“Any taxpayer efforts to reduce negative equity would largely be a transfer from the majority of states to a very small number,” said Calabria.”

“In response to criticism FHFA has been receiving, Calabria said Acting FHFA Director DeMarco should be commended.”

“Given FHFA’s estimate that a broad based program of principal reduction would cost almost $100 billion, the argument that an unelected, unappointed, acting agency head should, in the absence of statutory authority, spend $100 billion on taxpayer money is simply inconsistent with our system of government,” said Calabria, who also stressed that $180 billion in taxpayer dollars has been used to rescue the GSEs.”

“The moral hazard issue was also addressed during the hearing, which is the fear that offering incentives such as principal reduction will lead to borrowers purposely defaulting to reap benefits.”

“We understand that the primary issue in the mind of the FHFA is that more than 90 percent of GSE loans are current,” said Goodman, who offered two solutions.”

“The first solution is to require that the borrower be delinquent as of a certain date, so performing borrowers do not intentionally go delinquent in order to get the principal reduction,” said Goodman.”The other choice is to establish a series of frictions so that only those borrowers who need the principal reduction take advantage of the program. This could involve the inclusion of a shared appreciation feature or other frictions to default.”

“Goodman’s example and explanation for a generally negative NPV when applying principal forgiveness for loans with mortgage insurance”

“- Assume a borrower has a $100,000 loan, on a house worth $75,000, and the GSEs have mortgage insurance from a mortgage insurer, which covers any loss down to $70,000.”

“- The borrower defaults, and the GSE offers the borrower $20,000 of principal reduction, which reduces the loan balance to $80,000, and gives the loan a 75% chance of eventual success. If the loan does not re-default (there’s a 75percent chance of that happening), the GSE ends up losing the $20,000 principal amount they gave up.”

“- But if the loan re-defaults and the house then sells for $70,000 (25 percent chance), the mortgage insurance pays $10,000 to the GSE for the lost principal, in which case the GSE still loses $20,000.”

“- But if principal is forborne, and the borrower defaults, the mortgage insurer would cover the loss.”

Ken here. Gets a little sketchy at the bottom. We see the overview point − the take away − is that many federal regulators and entities, Wall Streeters − loan originators and servicers, etcetera are attempting to keep the rain falling on underwater homeowners and ultimately all taxpayers. The Young President and Congress have an election coming, and they’re beholden to the aforementioned players − so they offer new Plans (this has been going on since 2008) − and hope to keep us way wet in the rain, while the sun shines on their side of a Parallel Universe. (What ever that means. Well we think it means, they keep their jobs, perks, etceteras and we stay getting all wet − you know − underwater.)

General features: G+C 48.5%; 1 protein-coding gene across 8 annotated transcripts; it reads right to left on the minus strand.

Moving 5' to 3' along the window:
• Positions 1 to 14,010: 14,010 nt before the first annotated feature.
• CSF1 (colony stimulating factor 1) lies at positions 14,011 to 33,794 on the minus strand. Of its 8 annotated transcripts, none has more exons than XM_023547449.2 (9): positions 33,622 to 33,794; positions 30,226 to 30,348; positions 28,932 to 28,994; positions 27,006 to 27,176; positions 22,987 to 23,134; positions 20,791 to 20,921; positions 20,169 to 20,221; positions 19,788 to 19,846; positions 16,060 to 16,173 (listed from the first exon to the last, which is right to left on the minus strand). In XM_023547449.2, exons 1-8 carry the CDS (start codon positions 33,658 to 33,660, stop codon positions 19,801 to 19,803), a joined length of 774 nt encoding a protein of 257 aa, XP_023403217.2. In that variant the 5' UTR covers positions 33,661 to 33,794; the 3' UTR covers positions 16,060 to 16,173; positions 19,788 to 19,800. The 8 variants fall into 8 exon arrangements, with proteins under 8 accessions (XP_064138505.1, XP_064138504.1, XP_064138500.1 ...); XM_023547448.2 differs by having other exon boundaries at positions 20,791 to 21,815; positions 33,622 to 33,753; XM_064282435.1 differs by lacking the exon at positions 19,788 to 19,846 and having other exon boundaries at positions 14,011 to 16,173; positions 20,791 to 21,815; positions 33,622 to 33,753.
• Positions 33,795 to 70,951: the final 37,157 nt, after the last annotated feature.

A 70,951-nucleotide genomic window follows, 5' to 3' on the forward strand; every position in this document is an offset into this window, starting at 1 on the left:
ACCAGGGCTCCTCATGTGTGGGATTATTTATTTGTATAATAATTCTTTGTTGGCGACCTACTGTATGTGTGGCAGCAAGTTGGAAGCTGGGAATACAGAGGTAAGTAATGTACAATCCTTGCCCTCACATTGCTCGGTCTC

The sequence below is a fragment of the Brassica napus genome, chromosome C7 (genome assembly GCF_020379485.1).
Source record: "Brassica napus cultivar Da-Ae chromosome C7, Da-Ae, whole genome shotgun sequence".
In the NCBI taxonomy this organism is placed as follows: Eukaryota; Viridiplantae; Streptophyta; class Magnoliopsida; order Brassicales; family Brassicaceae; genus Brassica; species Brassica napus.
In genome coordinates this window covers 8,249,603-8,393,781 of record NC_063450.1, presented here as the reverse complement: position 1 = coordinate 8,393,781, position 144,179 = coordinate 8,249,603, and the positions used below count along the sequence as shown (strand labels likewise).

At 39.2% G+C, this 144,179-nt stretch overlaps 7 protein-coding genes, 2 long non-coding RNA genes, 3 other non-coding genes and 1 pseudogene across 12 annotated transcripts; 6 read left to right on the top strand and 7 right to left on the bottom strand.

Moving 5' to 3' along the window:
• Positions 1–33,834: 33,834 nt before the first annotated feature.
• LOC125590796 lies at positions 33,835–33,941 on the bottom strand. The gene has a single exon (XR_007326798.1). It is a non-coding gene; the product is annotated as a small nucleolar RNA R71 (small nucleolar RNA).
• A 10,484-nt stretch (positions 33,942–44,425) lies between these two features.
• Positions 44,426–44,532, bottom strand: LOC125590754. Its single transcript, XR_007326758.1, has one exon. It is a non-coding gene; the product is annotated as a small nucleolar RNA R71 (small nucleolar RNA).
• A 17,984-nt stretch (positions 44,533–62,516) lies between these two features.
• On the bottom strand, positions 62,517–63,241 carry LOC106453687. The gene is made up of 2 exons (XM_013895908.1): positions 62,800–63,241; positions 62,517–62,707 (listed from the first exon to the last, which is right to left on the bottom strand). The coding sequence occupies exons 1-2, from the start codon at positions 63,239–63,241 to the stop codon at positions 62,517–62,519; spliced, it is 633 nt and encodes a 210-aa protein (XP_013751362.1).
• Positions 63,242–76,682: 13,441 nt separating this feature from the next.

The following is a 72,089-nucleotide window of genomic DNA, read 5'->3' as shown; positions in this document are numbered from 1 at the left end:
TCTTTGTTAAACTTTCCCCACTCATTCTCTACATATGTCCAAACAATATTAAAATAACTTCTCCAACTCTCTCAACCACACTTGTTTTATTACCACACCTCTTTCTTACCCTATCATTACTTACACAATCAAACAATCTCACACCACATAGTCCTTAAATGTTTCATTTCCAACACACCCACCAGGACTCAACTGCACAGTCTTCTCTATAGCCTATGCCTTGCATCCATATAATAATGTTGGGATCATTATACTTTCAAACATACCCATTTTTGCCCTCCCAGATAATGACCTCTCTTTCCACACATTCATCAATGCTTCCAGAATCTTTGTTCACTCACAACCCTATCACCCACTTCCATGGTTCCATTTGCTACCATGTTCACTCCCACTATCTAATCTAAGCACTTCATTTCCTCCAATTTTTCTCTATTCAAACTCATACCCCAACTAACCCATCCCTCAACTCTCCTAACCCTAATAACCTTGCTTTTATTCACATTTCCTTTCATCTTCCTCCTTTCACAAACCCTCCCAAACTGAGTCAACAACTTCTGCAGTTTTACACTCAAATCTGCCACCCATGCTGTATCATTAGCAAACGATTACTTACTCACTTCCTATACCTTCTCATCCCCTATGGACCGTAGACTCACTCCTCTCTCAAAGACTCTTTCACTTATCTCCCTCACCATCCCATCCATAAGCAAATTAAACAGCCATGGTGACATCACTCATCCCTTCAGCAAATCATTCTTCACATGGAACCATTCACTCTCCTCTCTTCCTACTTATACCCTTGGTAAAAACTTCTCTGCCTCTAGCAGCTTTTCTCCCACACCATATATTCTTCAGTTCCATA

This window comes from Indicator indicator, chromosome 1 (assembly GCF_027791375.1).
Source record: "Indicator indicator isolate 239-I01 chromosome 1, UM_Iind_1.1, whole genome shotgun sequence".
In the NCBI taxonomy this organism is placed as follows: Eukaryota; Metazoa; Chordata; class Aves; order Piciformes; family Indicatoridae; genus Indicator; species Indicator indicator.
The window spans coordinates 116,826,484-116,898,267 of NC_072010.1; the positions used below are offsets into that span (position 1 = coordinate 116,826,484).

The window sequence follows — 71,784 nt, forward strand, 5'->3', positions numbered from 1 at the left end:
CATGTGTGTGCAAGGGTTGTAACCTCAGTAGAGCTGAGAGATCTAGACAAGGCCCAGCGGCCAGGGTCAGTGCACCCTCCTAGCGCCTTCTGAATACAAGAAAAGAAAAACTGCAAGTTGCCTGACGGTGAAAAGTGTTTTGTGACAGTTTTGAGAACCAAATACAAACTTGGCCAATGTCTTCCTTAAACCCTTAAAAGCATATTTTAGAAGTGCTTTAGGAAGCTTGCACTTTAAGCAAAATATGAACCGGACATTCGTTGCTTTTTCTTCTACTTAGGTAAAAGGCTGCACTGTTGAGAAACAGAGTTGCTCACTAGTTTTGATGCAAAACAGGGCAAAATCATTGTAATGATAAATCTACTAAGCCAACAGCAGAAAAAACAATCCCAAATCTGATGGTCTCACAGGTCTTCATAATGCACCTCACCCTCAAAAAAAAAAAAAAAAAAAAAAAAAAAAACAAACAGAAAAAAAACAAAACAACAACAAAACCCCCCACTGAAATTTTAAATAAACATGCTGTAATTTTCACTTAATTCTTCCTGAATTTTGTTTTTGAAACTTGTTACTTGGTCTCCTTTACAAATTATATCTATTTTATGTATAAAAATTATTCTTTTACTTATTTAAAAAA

In our real simple best of all world’s scenario it goes like this, which by the way, you can control. You can make happen by your actions. Really. We really are the People.

First − immediately − tomorrow is fine − close all your accounts with the Too Big To Fail Banks. Go in tell them you’re closing your accounts(s) and want a cashier’s check for the total close out amount. Take the check over to a regional or local bank, savings & loan or credit union and open new account(s). That’s it. If done the banks lose control the very next day. That next day, Too Big To Fail — Fails, and taken into federal receivership, recapitalized and new managements in place. Could this really happen. Hell yes if people get themselves together and move it on up.

Second − get educated. They want to take our homes and rent them back to us, and probably won’t do the maintenance if they do. So, in order to Confront Fraudulent Housing Debt, and legally obtain a Forced Debt Reorganization, you need education.  Read our book and ALL of this blog. When you have, tell us so, using the Contact form at the top of the blog. We can then share “tools” with you − depending on your individual circumstances − to enable you to stand up and defend your family and home utilizing the Rule of Law. Only you can do this. We’ll try to help − but, it’s on you. Most won’t have the guts or too lazy. Sorry about that. Can lead a horse to water — some won’t drink.

Those that stand up and educate themselves, we’ve got your back. Verdad!!! Capiche???